Earlier this week my wife was twenty minutes late getting out of work. I took my typical 11 mile bike ride to reach her office by 4:30PM, only to swelter for twenty minutes in 106 degree heat. By the time she emerged from the cavernous enclave better known as Tucson Medical Center, the water in my water bottle tasted like a hot cup of tea, minus the tea.
To understate matters, I was upset. But not with my wife. The lone thought that came to mind over and over while I baked on my favorite bench was how much I hate wasting time. The situation was a bit like Dostoyevsky’s white bears, no matter how hard I tried not to think about wasting time, I ended up thinking about wasting time. This may seem a bit compulsive, and it really is, but I realized from a young age that time is the only thing in life that you can’t get more of. You can get more money. You can acquire more possessions. If you are lonely, you can fill your life with with more relationships. The super lonely, like former NY Gov. Spitzer, can even pay to fill their lives with more relationships.
But as ex- Apple CEO Steve Jobs demonstrated yesterday, you can’t get more time, and that’s why time is life’s most important commodity.
It’s a bit dramatic to say that a few minutes in the sun profoundly shifted how I think about blogging. But in some ways it did. Over the past week I started thinking seriously about this blog, the time I’ve devoted to it, and most importantly what I hope to see from it – not only in the coming days and weeks, but in the months, and hopefully years still to come. While I have changed templates, and layouts many, many, many times, I have never tried to make the blog anything more than it is: a place where I can opine, and hold court on whatever topic strikes my fancy. And I’ve done this for nearly seven years, come December 24th.
In that time span, I’ve made just under 2600 posts. My traffic has gone from an anonymous voice crying in the wilderness (NH) to a voice with a slightly bigger bullhorn, crying in a different wilderness (AZ). Our readership is still fairly modest, averaging only about 2500 hits per month. But that’s still much better than when I averaged only about 40.
Given that our blog isn’t very topical, it’s probably a small miracle that anyone reads Pax Plena at all. The bulk of my posts concern politics, music, faith, book reviews, cycling, and the occasional Lolcat of the Week. But Pax Plena isn’t devoted to any one of these topics in particular. Still, in the greater blogosphere, the actual range of blogs and their topics is as wide and as varied as the internet itself. Some blogs are very narrow in scope, covering niche areas like the intersection of life and career building, and the affairs of a specific technology company (guess which company). Stiil, other bloggers cover broad topics like Indian Law, politics, technology, cycling, faith, minimalism, sports, sport teams, etc.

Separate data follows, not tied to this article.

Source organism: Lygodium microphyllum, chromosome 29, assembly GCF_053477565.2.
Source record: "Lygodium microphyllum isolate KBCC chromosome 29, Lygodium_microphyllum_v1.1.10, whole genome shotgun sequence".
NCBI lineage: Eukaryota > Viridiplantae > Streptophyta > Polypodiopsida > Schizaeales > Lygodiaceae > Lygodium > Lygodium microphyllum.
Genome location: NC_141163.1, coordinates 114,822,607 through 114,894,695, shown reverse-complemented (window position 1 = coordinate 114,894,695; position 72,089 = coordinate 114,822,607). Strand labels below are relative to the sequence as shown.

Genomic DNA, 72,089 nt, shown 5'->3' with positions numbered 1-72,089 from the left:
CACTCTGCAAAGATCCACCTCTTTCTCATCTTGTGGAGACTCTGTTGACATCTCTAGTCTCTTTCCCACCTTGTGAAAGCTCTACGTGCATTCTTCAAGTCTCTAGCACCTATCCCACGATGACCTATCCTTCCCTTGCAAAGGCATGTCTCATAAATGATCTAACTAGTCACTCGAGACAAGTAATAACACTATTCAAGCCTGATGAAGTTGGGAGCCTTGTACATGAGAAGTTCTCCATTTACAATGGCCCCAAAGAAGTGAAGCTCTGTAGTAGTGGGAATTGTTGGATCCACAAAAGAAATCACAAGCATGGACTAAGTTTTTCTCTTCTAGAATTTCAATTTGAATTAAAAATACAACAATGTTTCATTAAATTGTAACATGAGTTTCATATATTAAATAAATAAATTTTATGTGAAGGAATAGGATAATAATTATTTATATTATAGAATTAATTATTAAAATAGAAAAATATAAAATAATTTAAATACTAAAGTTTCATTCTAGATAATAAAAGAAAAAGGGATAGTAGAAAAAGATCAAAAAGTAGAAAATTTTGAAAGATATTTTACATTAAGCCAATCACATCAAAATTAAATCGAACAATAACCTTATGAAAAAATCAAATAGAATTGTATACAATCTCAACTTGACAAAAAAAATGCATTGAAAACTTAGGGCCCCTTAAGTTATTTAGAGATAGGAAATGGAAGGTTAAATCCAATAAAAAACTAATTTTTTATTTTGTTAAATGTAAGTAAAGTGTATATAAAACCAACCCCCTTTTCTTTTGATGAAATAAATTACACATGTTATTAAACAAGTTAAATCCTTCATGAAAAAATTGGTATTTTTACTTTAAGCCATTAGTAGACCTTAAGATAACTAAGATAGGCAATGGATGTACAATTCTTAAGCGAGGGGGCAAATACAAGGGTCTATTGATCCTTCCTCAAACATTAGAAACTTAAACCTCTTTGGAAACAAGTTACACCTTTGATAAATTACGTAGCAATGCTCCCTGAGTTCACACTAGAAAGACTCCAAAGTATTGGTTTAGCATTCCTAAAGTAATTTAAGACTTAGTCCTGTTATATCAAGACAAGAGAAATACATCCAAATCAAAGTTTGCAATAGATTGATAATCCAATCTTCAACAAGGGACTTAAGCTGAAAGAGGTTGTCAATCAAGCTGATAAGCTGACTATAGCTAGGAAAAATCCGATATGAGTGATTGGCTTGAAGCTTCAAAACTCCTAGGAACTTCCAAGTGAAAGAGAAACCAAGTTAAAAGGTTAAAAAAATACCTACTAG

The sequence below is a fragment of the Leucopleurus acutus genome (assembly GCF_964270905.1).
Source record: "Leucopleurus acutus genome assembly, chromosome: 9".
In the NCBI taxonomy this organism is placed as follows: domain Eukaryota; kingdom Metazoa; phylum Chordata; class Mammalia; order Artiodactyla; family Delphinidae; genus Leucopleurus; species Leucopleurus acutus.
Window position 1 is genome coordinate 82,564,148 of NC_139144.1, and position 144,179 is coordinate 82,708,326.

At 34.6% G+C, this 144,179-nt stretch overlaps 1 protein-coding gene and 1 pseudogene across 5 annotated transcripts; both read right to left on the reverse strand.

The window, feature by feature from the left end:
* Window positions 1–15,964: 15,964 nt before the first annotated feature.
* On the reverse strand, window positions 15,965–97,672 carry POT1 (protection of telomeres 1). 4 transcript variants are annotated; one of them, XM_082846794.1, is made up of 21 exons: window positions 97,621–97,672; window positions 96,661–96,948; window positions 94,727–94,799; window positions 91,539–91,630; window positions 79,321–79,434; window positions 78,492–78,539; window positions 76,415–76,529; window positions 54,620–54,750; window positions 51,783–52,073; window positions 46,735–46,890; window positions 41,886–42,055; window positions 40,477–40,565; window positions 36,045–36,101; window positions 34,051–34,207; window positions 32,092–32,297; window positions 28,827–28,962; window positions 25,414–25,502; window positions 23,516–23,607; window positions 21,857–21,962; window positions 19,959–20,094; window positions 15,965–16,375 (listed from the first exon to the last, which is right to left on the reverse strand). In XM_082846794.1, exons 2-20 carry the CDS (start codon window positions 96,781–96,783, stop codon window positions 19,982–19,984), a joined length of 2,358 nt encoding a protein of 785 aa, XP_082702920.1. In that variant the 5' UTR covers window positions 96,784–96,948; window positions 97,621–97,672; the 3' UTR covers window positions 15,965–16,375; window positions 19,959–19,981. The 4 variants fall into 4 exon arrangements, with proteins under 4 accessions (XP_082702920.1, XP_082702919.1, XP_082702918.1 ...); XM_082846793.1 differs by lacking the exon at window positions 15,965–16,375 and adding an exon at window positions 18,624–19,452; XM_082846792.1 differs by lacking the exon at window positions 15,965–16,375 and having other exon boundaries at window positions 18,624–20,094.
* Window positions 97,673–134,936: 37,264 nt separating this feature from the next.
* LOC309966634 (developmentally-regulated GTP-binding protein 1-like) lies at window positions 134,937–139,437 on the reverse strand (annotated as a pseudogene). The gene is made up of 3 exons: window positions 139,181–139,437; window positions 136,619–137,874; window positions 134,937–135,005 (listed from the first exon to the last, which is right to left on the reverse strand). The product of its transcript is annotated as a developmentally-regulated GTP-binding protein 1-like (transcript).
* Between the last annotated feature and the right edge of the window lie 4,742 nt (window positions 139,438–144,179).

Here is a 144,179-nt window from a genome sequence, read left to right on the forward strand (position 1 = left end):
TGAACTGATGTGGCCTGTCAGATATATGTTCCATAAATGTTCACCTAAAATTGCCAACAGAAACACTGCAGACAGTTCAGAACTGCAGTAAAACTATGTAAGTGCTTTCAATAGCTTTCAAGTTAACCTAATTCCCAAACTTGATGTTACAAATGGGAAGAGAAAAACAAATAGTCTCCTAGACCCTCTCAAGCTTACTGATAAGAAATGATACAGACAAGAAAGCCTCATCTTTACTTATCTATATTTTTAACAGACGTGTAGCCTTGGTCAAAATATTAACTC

I guess my conclusion is that that after seven years of blogging, it’s time to start narrowing down the focus here at Pax Plena. To be clear, I’m not worried about missing out on traffic. That’s not the point. But I am interested in developing the blog into something that is more engaging, more interesting, and more useful to readers. I want Pax Plena to maximize the effort and time I put into it. And I think I can do this with a couple of adjustments.
Let me add, I don’t feel these seven years have been wasted. (Although, I have, at times, been wasted during these past seven years.) I sincerely appreciate each and every hit that comes my way. You readers make the whole exercise worthwhile. My itch for change stems primarily from the fact that I don’t want to waste the next seven years of blogging because I didn’t create a vision for Pax Plena when I had the chance.
My task over the next few weeks will be to figure out what exactly this means in terms of content, and quality. I suspect it will mean higher quality pieces (e.g., no more short posts containing only snarky links for your perusal). And, in terms of content, I suspect that the blog will cover a narrower range of topics, in effort to become more topic-specific. Or at least more topic-specific. But for you the reader, this simply means what it always means. Stay tuned.
And, regardless of which direction the blog takes, let not your hearts be troubled. Lolcats of the Week are here to stay. Your blogger loves you.
2 responses to “Thoughts on Blogging, and Time”
Has it really been that many years? I'm excited to see the new direction of your blog and the continued development of your voice!
I can't believe it's been seven years either. I miss being young, semi-innocent blogger circa. 2005. You've been blogging a while too on various platforms. How do you manage to keep it up?